everything. And you watch the sorrel get what's coming to him. Shall
I 'bust' him?"

"You mean throw him?" Burns, in his eagerness, began to climb the
corral fence,--until he heard a rail crack under his weight. "Yes,
BUST him, if you want to. John Jimpson! if you can rope and throw that
sorrel--"

Jean did not reply to that half-finished sentence. She was busy
saddling Pard; now she mounted and widened her loop with a sureness of
the result that flashed a thrill of expectation to her audience. Twice
the loop circled over her head before she flipped it out straight and
true toward the frantic sorrel as he surged by. She caught him fairly
by both front feet and swung Pard half away from him. Pard's muscles
stiffened against the jerk of the rope, and the sorrel went down with a
bump. Pard backed knowingly and braced himself like the trained
rope-horse he was, and Jean looked at Robert Grant Burns and laughed.

"I didn't bust him," she disclaimed whimsically. "He done busted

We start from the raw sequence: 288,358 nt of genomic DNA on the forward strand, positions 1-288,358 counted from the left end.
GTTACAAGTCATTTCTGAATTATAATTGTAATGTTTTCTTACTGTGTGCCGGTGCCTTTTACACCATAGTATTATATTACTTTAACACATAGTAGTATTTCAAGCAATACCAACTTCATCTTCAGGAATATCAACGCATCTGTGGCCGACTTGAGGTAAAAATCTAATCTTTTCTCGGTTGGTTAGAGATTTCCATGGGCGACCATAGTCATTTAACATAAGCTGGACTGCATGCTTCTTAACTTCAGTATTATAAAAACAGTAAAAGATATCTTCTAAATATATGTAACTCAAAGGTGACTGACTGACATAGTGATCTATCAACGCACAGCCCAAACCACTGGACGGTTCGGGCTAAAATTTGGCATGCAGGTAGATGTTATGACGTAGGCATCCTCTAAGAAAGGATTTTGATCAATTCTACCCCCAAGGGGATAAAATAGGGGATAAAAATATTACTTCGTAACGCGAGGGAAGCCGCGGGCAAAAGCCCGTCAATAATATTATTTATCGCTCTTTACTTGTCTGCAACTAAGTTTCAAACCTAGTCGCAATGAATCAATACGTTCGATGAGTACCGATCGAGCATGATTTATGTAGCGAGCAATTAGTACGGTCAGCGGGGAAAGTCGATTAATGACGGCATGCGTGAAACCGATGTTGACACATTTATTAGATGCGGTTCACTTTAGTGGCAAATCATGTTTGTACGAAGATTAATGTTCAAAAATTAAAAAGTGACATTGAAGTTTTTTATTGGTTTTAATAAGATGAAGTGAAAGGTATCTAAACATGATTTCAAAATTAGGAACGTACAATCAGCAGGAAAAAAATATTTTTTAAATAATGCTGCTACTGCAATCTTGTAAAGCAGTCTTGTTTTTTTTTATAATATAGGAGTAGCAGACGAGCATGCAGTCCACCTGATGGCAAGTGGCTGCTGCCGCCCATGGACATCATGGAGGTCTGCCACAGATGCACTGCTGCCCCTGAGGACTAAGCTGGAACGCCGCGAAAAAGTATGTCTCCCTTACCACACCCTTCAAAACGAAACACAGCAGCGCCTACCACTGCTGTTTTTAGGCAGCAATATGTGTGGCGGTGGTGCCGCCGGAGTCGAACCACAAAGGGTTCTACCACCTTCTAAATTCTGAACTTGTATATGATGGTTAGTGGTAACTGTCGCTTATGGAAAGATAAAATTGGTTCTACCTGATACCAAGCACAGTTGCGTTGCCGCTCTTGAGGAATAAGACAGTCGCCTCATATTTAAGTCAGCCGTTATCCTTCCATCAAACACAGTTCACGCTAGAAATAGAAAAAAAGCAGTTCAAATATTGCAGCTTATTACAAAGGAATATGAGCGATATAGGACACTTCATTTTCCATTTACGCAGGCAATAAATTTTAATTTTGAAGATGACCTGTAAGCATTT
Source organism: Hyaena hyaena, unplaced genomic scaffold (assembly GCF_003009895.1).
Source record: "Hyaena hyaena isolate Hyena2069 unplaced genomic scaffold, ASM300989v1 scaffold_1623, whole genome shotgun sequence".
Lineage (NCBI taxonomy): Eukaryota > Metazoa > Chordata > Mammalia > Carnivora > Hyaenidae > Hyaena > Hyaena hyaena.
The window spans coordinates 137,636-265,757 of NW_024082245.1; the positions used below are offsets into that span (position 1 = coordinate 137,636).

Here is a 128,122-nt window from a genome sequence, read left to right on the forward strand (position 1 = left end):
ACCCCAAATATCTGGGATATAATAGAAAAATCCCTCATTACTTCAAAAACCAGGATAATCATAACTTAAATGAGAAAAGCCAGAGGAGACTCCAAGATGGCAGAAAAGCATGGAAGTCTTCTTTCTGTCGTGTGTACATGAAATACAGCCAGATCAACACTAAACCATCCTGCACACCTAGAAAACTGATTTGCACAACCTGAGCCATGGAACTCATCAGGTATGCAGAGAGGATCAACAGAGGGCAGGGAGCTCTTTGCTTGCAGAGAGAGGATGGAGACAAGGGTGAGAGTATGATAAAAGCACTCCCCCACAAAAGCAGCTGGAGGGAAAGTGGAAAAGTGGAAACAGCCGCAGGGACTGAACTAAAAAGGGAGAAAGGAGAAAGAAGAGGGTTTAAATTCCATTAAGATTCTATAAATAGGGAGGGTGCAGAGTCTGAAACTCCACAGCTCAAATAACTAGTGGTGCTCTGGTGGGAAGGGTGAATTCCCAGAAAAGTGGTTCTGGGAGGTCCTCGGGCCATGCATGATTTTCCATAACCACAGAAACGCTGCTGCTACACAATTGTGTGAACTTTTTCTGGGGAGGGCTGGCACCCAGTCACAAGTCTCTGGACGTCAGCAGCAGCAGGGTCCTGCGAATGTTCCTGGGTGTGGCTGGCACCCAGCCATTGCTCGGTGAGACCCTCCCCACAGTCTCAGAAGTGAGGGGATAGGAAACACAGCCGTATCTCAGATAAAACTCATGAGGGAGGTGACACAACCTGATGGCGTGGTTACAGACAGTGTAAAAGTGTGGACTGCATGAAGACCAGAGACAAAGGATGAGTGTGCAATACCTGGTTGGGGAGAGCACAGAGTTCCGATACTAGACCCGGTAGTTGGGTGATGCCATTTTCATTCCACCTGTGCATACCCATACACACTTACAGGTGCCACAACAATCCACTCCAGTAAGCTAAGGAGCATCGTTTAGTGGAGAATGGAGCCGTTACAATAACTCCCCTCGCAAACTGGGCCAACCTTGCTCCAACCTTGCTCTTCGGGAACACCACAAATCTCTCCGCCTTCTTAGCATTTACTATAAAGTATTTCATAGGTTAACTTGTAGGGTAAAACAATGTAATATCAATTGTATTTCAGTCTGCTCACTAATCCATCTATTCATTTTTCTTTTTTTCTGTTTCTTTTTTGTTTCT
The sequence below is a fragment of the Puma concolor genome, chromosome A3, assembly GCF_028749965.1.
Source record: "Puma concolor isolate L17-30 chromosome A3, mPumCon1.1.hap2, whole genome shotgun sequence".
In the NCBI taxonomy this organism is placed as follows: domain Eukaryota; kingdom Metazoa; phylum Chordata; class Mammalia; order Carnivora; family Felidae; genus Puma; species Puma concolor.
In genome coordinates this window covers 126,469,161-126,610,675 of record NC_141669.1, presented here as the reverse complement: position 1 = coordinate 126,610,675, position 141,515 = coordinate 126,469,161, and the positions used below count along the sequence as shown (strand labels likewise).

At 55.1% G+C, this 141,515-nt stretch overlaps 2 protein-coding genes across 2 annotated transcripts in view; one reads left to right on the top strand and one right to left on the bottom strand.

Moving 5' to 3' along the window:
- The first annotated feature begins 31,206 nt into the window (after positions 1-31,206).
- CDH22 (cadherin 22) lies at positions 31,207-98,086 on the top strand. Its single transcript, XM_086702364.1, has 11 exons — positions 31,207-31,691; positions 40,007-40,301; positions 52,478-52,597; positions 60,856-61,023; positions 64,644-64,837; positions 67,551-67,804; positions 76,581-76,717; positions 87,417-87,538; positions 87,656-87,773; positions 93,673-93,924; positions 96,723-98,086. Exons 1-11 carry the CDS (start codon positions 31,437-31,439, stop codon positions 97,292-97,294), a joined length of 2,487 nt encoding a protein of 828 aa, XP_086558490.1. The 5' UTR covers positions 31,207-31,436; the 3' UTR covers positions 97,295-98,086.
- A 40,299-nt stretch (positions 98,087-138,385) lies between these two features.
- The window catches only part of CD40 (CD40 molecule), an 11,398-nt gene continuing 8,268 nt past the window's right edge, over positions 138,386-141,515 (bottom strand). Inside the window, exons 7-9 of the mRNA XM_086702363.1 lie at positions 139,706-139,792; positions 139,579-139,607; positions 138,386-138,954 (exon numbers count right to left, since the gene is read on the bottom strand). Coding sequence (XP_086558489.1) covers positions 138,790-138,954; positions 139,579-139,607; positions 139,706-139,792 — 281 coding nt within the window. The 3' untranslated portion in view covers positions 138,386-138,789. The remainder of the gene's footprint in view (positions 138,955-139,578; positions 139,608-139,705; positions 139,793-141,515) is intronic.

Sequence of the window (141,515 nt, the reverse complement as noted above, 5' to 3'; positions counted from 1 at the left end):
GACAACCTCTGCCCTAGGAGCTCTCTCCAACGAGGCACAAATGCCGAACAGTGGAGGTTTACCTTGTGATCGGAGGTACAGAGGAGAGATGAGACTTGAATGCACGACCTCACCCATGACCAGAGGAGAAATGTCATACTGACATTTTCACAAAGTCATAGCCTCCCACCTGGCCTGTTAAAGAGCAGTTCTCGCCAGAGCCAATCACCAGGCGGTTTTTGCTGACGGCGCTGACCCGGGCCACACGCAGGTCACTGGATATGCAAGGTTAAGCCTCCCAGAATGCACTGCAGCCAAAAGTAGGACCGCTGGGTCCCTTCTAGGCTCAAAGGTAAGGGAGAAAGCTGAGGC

himself!" She touched Pard with her heel and rode up so that the rope
slackened, and she could throw off the loop. "Did you see how Pard set
himself?" she questioned eagerly. "I could have gotten off and gone
clear away, and Pard would have kept that horse from getting on his
feet. Now you see the difference, don't you? Pard never would have
gone down like that."

"Oh, you'll do," chuckled Robert Grant Burns, "I'll pay you a little
more and use you and your horse together. Call that settled. Come on,
boys, let's get to work."





Next: Pictures And Plans And Mysterious Footsteps

Previous: Lite's Pupil Demonstrates